This section of the volume reveals some of the weaknesses of attempting to account for neuropsychological data without an overall theoretical model of the phenomenon under scrutiny. While there are extant models of the lexicon and semantic memory (e.g. Neely, 1991; Schwanenflugel, in press), these are not appealed to in the consideration of right hemisphere lexical semantic processing. Thus it is sometimes difficult for the reader to appreciate the significance of the numerous experiments reviewed in this chapter. For example, experiments involving semantic priming, Stroop interference, and word meaning judgments are meticulously described, but it is not clear how the various findings relate to each other nor how each can contribute to an overview of right hemisphere lexical semantic processing. lt is also disappointing that a critical appraisal by the authors, which is evident in other chapters, is lacking here, particularly with respect to the data from neurologically normal subjects. Without an overall theoretical framework, there is a tendency to fall back on the interpretations offered by the original investigators. This makes for a rather confusing and inconclusive chapter, despite the fact that some of the strongest evidence for right hemisphere language has been uncovered in the processing of word meanings.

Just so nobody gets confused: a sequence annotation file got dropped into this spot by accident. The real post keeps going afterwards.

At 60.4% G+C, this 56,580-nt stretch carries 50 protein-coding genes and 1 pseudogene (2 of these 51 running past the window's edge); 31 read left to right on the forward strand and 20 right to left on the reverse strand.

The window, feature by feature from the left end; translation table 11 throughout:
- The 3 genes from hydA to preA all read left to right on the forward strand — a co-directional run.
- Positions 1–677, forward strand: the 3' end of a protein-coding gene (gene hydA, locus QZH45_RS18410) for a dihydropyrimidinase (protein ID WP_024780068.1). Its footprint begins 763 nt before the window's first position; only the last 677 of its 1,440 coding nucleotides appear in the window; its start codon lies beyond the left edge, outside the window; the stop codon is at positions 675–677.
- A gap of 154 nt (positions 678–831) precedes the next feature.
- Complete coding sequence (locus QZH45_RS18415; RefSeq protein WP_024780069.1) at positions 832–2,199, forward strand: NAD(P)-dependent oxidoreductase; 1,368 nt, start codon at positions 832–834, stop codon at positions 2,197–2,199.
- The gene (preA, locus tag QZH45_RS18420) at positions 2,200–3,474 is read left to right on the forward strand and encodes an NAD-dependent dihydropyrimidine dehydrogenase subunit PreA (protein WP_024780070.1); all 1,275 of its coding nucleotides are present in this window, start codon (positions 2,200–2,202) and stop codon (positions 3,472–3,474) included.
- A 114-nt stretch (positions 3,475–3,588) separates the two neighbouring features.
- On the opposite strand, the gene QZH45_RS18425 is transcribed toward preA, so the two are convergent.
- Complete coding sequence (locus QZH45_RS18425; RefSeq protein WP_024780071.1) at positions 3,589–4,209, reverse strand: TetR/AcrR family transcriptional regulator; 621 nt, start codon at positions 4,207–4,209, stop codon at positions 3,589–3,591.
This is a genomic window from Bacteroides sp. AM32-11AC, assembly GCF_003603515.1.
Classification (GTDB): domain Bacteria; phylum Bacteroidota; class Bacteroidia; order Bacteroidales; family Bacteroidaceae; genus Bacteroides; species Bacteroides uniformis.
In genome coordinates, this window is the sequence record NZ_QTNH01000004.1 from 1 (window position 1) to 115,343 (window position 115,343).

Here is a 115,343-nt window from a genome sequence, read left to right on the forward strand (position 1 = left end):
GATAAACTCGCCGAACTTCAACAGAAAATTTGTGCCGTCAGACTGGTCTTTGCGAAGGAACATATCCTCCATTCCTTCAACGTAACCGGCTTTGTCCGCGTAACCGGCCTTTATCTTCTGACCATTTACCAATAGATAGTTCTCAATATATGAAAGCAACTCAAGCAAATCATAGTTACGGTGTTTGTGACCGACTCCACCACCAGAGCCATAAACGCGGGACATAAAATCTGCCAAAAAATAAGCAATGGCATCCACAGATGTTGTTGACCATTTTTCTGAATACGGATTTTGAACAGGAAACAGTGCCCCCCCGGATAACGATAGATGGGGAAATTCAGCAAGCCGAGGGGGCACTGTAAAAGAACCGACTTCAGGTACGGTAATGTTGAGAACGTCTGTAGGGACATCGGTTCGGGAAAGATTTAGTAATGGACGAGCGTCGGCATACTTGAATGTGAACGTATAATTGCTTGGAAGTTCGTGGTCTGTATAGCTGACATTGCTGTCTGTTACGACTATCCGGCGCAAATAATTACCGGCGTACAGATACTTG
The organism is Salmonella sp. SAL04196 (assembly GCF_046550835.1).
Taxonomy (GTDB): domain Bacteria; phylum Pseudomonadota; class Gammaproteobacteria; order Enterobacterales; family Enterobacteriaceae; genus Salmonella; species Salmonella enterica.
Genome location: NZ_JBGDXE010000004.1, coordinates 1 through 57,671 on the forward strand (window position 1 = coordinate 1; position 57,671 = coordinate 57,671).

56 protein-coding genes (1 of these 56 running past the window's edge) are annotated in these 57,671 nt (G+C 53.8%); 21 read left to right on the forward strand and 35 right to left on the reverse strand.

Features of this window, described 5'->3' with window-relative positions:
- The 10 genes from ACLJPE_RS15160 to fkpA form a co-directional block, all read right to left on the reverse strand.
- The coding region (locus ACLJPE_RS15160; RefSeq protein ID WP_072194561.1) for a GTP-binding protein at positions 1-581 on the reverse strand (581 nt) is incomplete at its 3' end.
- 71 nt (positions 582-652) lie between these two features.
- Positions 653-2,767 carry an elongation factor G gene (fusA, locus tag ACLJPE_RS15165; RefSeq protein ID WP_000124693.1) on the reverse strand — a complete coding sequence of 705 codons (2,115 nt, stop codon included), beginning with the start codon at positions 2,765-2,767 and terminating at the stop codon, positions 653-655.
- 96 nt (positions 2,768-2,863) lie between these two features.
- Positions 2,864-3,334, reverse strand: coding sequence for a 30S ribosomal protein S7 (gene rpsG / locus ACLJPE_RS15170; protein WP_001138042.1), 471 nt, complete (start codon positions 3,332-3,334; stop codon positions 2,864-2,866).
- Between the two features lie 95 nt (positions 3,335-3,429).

The authors next examine the hypothesis that in one type of acquired reading disorder, deep dyslexia, some of the symptoms reflect right hemisphere lexical semantic processing: semantic errors in reading words aloud, inability to read pronounceable nonwords, and relatively poor reading of abstract and/or function words. After a careful analysis of the relevant studies, the authors conclude that, while this hypothesis remains plausible, there is little conclusive evidence to date. This, like the aphasia recovery data, suggests that it may not be appropriate to view left hemisphere lesions as uncovering latent right hemisphere verbal abilities. One could just as well conjecture that such lesions could mask some normal right hemisphere processes via pathological alterations in interhemispheric communication.